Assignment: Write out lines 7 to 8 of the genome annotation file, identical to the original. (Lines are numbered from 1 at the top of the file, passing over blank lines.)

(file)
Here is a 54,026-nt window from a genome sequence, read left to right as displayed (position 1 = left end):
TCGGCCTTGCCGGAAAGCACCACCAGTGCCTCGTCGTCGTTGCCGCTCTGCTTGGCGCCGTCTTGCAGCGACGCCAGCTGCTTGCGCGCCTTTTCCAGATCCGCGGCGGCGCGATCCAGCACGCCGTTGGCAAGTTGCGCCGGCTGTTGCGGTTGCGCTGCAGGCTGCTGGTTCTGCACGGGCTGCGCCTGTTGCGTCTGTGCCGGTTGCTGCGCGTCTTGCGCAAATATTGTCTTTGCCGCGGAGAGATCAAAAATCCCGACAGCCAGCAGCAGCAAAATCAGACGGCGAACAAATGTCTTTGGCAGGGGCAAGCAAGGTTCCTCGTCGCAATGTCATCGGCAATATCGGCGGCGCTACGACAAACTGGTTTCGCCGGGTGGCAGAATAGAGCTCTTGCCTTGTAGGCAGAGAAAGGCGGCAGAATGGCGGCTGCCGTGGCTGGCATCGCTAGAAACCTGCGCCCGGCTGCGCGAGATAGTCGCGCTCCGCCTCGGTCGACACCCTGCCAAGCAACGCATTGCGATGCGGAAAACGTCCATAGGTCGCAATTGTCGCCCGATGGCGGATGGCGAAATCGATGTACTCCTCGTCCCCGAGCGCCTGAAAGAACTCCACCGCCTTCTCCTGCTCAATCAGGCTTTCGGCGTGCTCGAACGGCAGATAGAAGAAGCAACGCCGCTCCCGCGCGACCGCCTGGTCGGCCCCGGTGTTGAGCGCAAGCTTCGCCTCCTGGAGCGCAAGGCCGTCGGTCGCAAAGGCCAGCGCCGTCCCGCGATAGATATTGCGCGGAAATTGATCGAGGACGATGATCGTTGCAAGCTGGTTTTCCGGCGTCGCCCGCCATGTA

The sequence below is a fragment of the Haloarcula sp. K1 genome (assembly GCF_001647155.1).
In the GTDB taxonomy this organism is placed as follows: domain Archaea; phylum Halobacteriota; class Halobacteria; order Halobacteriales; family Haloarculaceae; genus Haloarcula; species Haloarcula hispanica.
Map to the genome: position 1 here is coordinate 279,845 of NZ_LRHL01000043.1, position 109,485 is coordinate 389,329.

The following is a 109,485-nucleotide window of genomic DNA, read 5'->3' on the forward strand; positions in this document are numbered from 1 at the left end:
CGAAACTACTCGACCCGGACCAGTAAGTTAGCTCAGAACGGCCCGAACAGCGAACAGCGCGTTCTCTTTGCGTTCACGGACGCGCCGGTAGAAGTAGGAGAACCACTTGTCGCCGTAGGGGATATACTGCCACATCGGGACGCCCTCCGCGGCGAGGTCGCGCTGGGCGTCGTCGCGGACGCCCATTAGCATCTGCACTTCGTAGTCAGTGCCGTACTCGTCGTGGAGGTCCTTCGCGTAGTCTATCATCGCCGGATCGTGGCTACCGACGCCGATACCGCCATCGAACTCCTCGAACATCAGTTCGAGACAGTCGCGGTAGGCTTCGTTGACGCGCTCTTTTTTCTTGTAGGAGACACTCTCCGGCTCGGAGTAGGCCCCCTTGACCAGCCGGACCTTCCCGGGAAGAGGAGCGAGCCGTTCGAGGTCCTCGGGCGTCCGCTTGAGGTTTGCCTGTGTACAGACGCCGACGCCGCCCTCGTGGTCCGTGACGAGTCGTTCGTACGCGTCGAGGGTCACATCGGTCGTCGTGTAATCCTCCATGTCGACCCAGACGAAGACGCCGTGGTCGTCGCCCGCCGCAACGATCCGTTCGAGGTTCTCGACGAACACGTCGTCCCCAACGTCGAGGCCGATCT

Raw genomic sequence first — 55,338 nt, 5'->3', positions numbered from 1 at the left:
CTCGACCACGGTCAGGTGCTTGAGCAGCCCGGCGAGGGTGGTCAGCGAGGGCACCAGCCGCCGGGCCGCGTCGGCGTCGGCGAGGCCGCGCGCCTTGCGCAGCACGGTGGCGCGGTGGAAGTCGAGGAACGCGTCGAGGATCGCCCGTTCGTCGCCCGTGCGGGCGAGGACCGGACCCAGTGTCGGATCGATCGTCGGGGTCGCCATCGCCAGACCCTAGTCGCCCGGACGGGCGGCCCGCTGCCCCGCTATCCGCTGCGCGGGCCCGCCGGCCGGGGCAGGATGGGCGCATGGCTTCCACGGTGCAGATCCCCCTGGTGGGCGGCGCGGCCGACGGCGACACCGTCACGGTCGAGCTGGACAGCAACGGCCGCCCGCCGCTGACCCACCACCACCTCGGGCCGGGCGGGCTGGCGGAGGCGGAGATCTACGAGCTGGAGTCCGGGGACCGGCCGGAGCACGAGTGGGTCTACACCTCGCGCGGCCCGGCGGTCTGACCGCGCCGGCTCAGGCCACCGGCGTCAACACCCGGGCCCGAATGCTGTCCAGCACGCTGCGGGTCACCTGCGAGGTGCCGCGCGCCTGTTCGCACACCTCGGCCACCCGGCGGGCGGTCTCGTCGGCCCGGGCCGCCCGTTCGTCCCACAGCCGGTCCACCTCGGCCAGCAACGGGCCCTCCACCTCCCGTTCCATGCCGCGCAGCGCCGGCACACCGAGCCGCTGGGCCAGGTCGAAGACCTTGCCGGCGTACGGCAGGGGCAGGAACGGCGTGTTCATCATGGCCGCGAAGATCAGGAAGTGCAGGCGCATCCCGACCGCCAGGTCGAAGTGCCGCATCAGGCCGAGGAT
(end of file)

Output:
CGAAACTACTCGACCCGGACCAGTAAGTTAGCTCAGAACGGCCCGAACAGCGAACAGCGCGTTCTCTTTGCGTTCACGGACGCGCCGGTAGAAGTAGGAGAACCACTTGTCGCCGTAGGGGATATACTGCCACATCGGGACGCCCTCCGCGGCGAGGTCGCGCTGGGCGTCGTCGCGGACGCCCATTAGCATCTGCACTTCGTAGTCAGTGCCGTACTCGTCGTGGAGGTCCTTCGCGTAGTCTATCATCGCCGGATCGTGGCTACCGACGCCGATACCGCCATCGAACTCCTCGAACATCAGTTCGAGACAGTCGCGGTAGGCTTCGTTGACGCGCTCTTTTTTCTTGTAGGAGACACTCTCCGGCTCGGAGTAGGCCCCCTTGACCAGCCGGACCTTCCCGGGAAGAGGAGCGAGCCGTTCGAGGTCCTCGGGCGTCCGCTTGAGGTTTGCCTGTGTACAGACGCCGACGCCGCCCTCGTGGTCCGTGACGAGTCGTTCGTACGCGTCGAGGGTCACATCGGTCGTCGTGTAATCCTCCATGTCGACCCAGACGAAGACGCCGTGGTCGTCGCCCGCCGCAACGATCCGTTCGAGGTTCTCGACGAACACGTCGTCCCCAACGTCGAGGCCGATCT

Raw genomic sequence first — 55,338 nt, 5'->3', positions numbered from 1 at the left: